Alongside the world’s tallest free-standing tower, one of the world’s tiniest pop stars is crouched next to a garbage pail, collecting a pile of eyeliner pencils and mascara tubes between her hands. While Amy Winehouse wanders the courtyard of Toronto’s 1,815-foot CN Tower in search of a plastic bag to hold her cosmetics, the man who was her fiancé on that May but who would be her husband five days later smokes a cigarette from my pack and looks bored. Blake Fielder-Civil — or “Baby,” as Winehouse calls him, in an array of inflections that strains imagination — gestures toward the trash can. Her soda spilled inside her fake Louis, he says, pointing at the beaten-up mock Lois Vuitton purse atop the rubbish. “She had that bag for ages.”
In the universe of a twenty-three-year-old, “ages” is as relative as age is. Winehouse might say she’s been singing for ages, though it’s been less than a decade. Or that she’s been in love with her Baby for ages, though it’s been only a couple of years, with a span of months off in between. Or that the scars that cover her left forearm come from wounds she inflicted on herself ages ago, though they look considerably fresher than that. She might say any of those things, if she said much of anything at all.
During those months when Winehouse and her Baby were not together — among the things she will not say, even upon prolonged consultation with Fielder-Civil, is how many months it was — Winehouse wrote an album’s worth of heartbroken songs that has made her famous at home in the U.K. and increasingly so here in the States. Back to Black, a stylized collection of R&B throwbacks that sound like a British hip-hop brat’s interpretation of Sixties Motown soul in the best possible way, gave Winehouse the highest-charting U.S. debut ever by a British female. Prince has taken to covering her “Love Is a Losing Game” and suggested that she join him onstage during his upcoming 21 Nights in London Tour. The Arctic Monkeys have added their own version of “You Know I’m No Good” into their set, and rap’s top MCs are also fawning over Winehouse: Jay-Z appears on a new remix of her hit single “Rehab,” Snoop Dogg has proclaimed his fanhood and Ghostface Killah was wowed enough by “You Know I’m No Good” that he rhymes over the track on his album More Fish.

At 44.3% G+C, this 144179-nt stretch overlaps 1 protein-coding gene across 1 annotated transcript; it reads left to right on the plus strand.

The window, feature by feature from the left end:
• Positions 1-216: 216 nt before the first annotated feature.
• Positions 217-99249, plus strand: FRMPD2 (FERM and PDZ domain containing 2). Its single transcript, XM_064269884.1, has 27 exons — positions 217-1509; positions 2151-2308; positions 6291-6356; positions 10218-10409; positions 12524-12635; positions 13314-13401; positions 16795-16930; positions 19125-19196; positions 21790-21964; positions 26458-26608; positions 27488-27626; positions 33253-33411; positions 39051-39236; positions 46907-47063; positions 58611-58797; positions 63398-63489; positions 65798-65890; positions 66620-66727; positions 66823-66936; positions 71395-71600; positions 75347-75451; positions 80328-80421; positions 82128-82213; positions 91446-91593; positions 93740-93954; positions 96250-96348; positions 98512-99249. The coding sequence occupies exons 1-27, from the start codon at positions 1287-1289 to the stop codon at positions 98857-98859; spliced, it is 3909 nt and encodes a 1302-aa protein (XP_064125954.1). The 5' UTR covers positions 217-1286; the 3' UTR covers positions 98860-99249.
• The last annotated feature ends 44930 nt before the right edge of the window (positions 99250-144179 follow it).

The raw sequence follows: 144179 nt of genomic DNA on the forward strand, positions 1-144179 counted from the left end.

Those who have only heard her voice express shock upon seeing the body that produces it: The sultry, crackly, world-weary howl that sounds like the ghost of Sarah Vaughn comes from a pint-size Jewish girl from North London, world-weary though she may be. In Toronto, she is attired in the nearest thing she’s got to a uniform: Rizzo from the neck up, Kenickie from the neck down. She’s wearing her ubiquitous ratty beehive atop a thick mane of dark waves, oversize candy-cane plastic earrings and her black eyeliner drawn into exaggerated Cleopatra swooshes. Her exceptionally thin frame fails to fill out her pencil-straight black jeans, but she wears her black wifebeater nice and snug, and her arms display an assortment of old-school pinup-girl tattoos, some with their tits hanging out, others — like the one with “Cynthia” inked next to it — in coquettish Fifties garb. Winehouse has also become notorious for allegedly drunken public appearances, including one time in January when she ran offstage during a performance to barf. At an awards show in the U.K. last fall, she heckled Bono during his acceptance speech with “Shut up! I don’t give a fuck!” And on the popular British game show Never Mind the Buzzcocks, she was visibly inebriated enough that host Simon Amstell joked, “This isn’t even a pop quiz show, it’s an intervention.” Then there are her album’s frequent references to booze, weed and blow — most notably “Rehab,” which narrates how her former management company, run by American Idol and Spice Girls mastermind Simon Fuller, tried to make her go to rehab, but, oh, you know what happened next.